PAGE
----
The Stages of Children’s Drawing Abilities

· August 30, 2018

Since the beginning of time, drawing has been a way for humans to express themselves, and it’s a skill that we pick up early. Children begin to create shapes from a very young age. Like any other activity, children’s drawing abilities go through stages that correspond with their growth and development.

Regarding the stages of children’s drawing abilities, this development occurs in two ways. First, it reflects cognitive development. As children recognize objects, they memorize them and learn their shape. They’re then able to transfer this knowledge onto paper, or, in the worst-case scenario, onto the walls.

Second, children begin to develop fundamental fine motor skills. These require the use of the small muscles in the hands and forearms for activities that require greater precision and refinement. Drawing is, of course, one such activity.

Characteristics of the stages of children’s drawing abilities

This learning occurs gradually. Next, we’ll review the stages that a child goes through until he fully develops his artistic ability as a drawer.

1. The Scribbling Stage

The scribbling stage occurs at approximately 2 years of age. At first, when the child doesn’t pay attention to what he’s doing, we call it uncontrolled scribbling. He doesn’t control his movements and doesn’t try to represent anything in particular with his drawing.

Later, around the age of 3, he’ll arrive at controlled scribbling. Although he’ll continue to make shapes, his coordination will begin to improve and he’ll have a little more focus for directing the pencil.

Children usually attribute names to the shapes they make, even though they don’t resemble a “dog” or “house” whatsoever. This is why it’s also called “fortuitous realism.”

In the last phase of this stage, the child will begin to scribble with purpose. Here, the child aims to draw a certain situation or object, and this is called “frustrated realism.”

Although what’s drawn on the paper may not look like what the child says it is, at least he produces shapes according to what he intends to draw.

The Stages of Children's Drawing Abilities

2. Pre-schematic stage

This occurs in children between the ages of 4 and 7 years old. At this time, the drawings begin to have more recognizable forms. Generally, the child tries to draw human forms to represent himself or his family doing some activity.

Something remarkable about this stage is how drawings cease to be isolated things and begin to have a certain organization. A horizontal line represents the ground, and the sun and clouds appear above, in the sky.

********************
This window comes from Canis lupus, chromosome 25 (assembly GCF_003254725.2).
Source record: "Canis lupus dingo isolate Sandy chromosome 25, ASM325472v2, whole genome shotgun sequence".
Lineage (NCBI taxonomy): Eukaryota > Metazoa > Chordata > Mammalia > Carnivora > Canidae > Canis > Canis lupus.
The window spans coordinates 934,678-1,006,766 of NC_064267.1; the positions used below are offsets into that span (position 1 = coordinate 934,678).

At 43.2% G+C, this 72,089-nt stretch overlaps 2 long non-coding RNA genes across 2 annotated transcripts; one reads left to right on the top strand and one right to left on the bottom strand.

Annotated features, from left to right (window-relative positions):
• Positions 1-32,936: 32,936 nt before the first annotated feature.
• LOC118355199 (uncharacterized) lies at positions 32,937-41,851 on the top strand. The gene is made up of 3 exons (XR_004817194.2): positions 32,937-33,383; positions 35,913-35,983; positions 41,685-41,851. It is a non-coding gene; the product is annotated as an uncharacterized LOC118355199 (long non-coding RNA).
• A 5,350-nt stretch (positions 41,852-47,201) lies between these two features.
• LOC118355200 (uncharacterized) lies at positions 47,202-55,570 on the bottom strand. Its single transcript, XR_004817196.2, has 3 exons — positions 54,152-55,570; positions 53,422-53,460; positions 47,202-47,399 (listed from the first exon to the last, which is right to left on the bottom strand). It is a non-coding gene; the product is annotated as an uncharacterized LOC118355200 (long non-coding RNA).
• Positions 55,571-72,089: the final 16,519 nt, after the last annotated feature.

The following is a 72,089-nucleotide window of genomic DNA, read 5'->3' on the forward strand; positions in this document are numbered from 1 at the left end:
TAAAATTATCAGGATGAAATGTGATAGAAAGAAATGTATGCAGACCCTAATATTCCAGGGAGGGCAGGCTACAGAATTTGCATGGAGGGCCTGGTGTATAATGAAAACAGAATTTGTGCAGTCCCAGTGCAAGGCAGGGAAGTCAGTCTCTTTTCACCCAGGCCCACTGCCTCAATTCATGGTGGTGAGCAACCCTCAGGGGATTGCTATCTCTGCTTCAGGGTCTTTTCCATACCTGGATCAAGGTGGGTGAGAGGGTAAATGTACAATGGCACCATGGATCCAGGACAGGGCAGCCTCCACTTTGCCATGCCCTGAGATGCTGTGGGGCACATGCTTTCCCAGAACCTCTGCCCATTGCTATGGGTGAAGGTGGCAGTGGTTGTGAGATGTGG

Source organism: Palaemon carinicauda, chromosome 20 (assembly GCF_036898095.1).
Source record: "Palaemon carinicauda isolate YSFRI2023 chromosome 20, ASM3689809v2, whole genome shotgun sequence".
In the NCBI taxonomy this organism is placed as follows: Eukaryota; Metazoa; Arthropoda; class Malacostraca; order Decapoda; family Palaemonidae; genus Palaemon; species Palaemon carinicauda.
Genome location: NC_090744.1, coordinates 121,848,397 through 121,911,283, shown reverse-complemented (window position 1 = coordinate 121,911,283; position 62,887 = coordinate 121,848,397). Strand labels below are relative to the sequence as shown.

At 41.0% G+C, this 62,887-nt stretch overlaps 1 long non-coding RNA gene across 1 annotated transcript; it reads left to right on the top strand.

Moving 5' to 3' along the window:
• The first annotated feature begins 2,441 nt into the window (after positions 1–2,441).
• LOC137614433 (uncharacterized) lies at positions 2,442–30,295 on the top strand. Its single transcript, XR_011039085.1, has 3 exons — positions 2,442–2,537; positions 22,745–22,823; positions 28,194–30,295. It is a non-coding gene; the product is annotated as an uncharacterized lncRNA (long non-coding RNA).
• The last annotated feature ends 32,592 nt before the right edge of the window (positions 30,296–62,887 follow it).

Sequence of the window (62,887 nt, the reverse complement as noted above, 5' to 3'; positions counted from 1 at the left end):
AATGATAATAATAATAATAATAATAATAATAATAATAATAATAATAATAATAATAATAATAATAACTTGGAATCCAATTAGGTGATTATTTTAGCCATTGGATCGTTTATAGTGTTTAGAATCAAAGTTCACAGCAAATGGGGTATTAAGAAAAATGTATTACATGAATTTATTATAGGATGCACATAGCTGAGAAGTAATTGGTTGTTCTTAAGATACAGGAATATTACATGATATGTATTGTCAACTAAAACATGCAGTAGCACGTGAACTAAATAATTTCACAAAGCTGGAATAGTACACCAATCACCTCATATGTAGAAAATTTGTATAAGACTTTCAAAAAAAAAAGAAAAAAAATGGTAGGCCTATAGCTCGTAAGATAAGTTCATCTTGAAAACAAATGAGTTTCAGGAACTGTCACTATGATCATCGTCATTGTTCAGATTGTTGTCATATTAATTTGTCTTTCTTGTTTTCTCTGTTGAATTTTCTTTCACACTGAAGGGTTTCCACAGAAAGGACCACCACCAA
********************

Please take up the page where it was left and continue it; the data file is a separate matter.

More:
In addition, colors appear. They look somewhat realistic, although this depends mostly on the preferences of each child.

“In the pre-schematic stage, after the age of 4, the drawings begin to take on more recognizable forms.”

3. Realism stage

As the name implies, the goal at this stage is to be as faithful to reality as possible. This stage generally occurs between 8 and 12 years old. Children incorporate aspects such as superposition, 3D and the details of each object.

The drawings are no longer just 2D productions with the feet, ears and nose in profile, nor are there transparent walls or bags that we can see inside.

As the child grows, his precision for coordinating movements improves, and so does his ability to draw.

The importance of developing children’s drawing abilities

During all these stages of a child’s drawing abilities, it is important for children to have what it takes to develop the right skills. Here are some tips to enhance this process:

The Stages of Children's Drawing Abilities

Suitable and available resources

First, it’s useful to leave paper and pencils within reach so that children can use them when they feel like it. If the children are supervised, you could also offer tempera paint and water colors for additional creative possibilities.

Patience, tolerance and support

It’s also essential that you support and encourage your children to improve in their drawing abilities. Never judge or criticize their work, and remember that they’re doing the best they can. It’s okay if children simply draw for fun.

Take interest in their development

The stages of children’s drawing abilities are a true reflection of their development and maturation. In addition, this activity also allows children to express their feelings. Through drawings, children express their likes, interests, perceptions and desires.

Taking into account all the comments, it’s now time for you to give your children the materials they need to sit down and create. If you already do this, pay attention and try to identify what stage they’re in. And you can have fun too!